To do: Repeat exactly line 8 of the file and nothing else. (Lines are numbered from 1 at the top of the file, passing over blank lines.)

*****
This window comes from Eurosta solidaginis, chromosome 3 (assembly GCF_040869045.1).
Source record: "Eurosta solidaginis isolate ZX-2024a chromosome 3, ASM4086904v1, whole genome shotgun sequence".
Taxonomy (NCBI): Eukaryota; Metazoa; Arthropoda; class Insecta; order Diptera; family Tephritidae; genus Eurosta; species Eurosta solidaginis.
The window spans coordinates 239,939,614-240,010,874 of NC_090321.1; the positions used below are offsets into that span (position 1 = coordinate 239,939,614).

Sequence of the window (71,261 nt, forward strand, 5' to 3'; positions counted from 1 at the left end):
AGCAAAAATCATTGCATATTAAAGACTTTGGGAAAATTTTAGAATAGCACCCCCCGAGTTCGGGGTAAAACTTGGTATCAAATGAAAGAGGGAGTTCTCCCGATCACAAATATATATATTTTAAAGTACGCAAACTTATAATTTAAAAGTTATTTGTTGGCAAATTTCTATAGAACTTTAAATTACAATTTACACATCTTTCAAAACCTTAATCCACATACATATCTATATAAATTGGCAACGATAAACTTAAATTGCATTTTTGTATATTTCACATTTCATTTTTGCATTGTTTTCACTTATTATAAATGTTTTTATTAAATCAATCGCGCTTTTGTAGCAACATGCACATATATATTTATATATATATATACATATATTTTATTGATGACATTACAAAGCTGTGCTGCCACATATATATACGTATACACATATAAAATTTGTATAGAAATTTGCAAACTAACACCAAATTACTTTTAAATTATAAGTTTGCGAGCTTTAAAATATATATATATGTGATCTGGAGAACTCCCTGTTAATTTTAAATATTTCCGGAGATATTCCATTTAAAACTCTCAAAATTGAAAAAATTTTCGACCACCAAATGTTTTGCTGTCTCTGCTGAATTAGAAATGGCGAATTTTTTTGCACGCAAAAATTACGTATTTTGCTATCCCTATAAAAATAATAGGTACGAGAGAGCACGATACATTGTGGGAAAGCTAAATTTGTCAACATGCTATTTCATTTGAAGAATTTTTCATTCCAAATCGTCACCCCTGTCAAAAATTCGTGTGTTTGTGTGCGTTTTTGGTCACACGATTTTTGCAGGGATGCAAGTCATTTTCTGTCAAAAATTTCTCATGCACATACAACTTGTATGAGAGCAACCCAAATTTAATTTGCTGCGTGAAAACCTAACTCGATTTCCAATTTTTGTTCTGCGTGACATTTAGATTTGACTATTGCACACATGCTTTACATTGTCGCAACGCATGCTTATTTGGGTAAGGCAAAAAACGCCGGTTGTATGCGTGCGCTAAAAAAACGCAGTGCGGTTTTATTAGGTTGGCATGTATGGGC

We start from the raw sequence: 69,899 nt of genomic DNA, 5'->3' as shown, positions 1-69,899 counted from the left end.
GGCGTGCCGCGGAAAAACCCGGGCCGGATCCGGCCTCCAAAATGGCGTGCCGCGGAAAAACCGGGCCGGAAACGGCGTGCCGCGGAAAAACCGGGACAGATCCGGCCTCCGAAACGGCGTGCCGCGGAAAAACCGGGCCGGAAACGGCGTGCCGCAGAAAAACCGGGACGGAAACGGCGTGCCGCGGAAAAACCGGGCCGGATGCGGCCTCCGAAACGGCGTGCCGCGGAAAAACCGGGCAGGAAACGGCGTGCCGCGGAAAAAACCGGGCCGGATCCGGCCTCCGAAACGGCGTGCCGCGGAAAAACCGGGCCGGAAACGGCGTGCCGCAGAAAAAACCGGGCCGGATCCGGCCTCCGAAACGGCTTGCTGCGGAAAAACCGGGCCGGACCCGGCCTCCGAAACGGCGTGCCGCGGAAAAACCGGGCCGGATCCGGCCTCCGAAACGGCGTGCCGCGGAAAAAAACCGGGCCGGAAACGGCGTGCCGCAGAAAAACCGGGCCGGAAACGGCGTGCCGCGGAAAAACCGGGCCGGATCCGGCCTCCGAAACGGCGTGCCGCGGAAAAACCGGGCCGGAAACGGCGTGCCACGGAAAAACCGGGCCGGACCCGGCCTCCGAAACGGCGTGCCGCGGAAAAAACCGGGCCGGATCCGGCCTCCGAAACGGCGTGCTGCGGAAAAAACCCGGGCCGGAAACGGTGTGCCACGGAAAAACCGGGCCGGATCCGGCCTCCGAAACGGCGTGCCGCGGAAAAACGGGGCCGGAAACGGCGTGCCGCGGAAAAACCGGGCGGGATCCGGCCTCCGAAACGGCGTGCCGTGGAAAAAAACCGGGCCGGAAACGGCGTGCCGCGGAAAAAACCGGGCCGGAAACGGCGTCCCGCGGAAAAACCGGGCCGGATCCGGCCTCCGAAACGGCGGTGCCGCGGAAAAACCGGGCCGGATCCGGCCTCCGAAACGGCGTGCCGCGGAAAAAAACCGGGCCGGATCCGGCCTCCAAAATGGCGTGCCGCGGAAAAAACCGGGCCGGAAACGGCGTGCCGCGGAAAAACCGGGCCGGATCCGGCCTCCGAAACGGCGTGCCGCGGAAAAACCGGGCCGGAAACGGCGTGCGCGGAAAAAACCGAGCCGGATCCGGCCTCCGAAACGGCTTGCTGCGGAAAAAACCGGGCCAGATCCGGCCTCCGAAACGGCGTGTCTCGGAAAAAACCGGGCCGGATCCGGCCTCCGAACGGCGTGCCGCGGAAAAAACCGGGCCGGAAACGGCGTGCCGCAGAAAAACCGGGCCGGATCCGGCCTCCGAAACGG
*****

GGCGTGCCGCGGAAAAACCCGGGCCGGATCCGGCCTCCAAAATGGCGTGCCGCGGAAAAACCGGGCCGGAAACGGCGTGCCGCGGAAAAACCGGGACAGATCCGGCCTCCGAAACGGCGTGCCGCGGAAAAACCGGGCCGGAAACGGCGTGCCGCAGAAAAACCGGGACGGAAACGGCGTGCCGCGGAAAAACCGGGCCGGATGCGGCCTCCGAAACGGCGTGCCGCGGAAAAACCGGGCAGGAAACGGCGTGCCGCGGAAAAAACCGGGCCGGATCCGGCCTCCGAAACGGCGTGCCGCGGAAAAACCGGGCCGGAAACGGCGTGCCGCAGAAAAAACCGGGCCGGATCCGGCCTCCGAAACGGCTTGCTGCGGAAAAACCGGGCCGGACCCGGCCTCCGAAACGGCGTGCCGCGGAAAAACCGGGCCGGATCCGGCCTCCGAAACGGCGTGCCGCGGAAAAAAACCGGGCCGGAAACGGCGTGCCGCAGAAAAACCGGGCCGGAAACGGCGTGCCGCGGAAAAACCGGGCCGGATCCGGCCTCCGAAACGGCGTGCCGCGGAAAAACCGGGCCGGAAACGGCGTGCCACGGAAAAACCGGGCCGGACCCGGCCTCCGAAACGGCGTGCCGCGGAAAAAACCGGGCCGGATCCGGCCTCCGAAACGGCGTGCTGCGGAAAAAACCCGGGCCGGAAACGGTGTGCCACGGAAAAACCGGGCCGGATCCGGCCTCCGAAACGGCGTGCCGCGGAAAAACGGGGCCGGAAACGGCGTGCCGCGGAAAAACCGGGCGGGATCCGGCCTCCGAAACGGCGTGCCGTGGAAAAAAACCGGGCCGGAAACGGCGTGCCGCGGAAAAAACCGGGCCGGAAACGGCGTCCCGCGGAAAAACCGGGCCGGATCCGGCCTCCGAAACGGCGGTGCCGCGGAAAAACCGGGCCGGATCCGGCCTCCGAAACGGCGTGCCGCGGAAAAAAACCGGGCCGGATCCGGCCTCCAAAATGGCGTGCCGCGGAAAAAACCGGGCCGGAAACGGCGTGCCGCGGAAAAACCGGGCCGGATCCGGCCTCCGAAACGGCGTGCCGCGGAAAAACCGGGCCGGAAACGGCGTGCGCGGAAAAAACCGAGCCGGATCCGGCCTCCGAAACGGCTTGCTGCGGAAAAAACCGGGCCAGATCCGGCCTCCGAAACGGCGTGTCTCGGAAAAAACCGGGCCGGATCCGGCCTCCGAACGGCGTGCCGCGGAAAAAACCGGGCCGGAAACGGCGTGCCGCAGAAAAACCGGGCCGGATCCGGCCTCCGAAACGG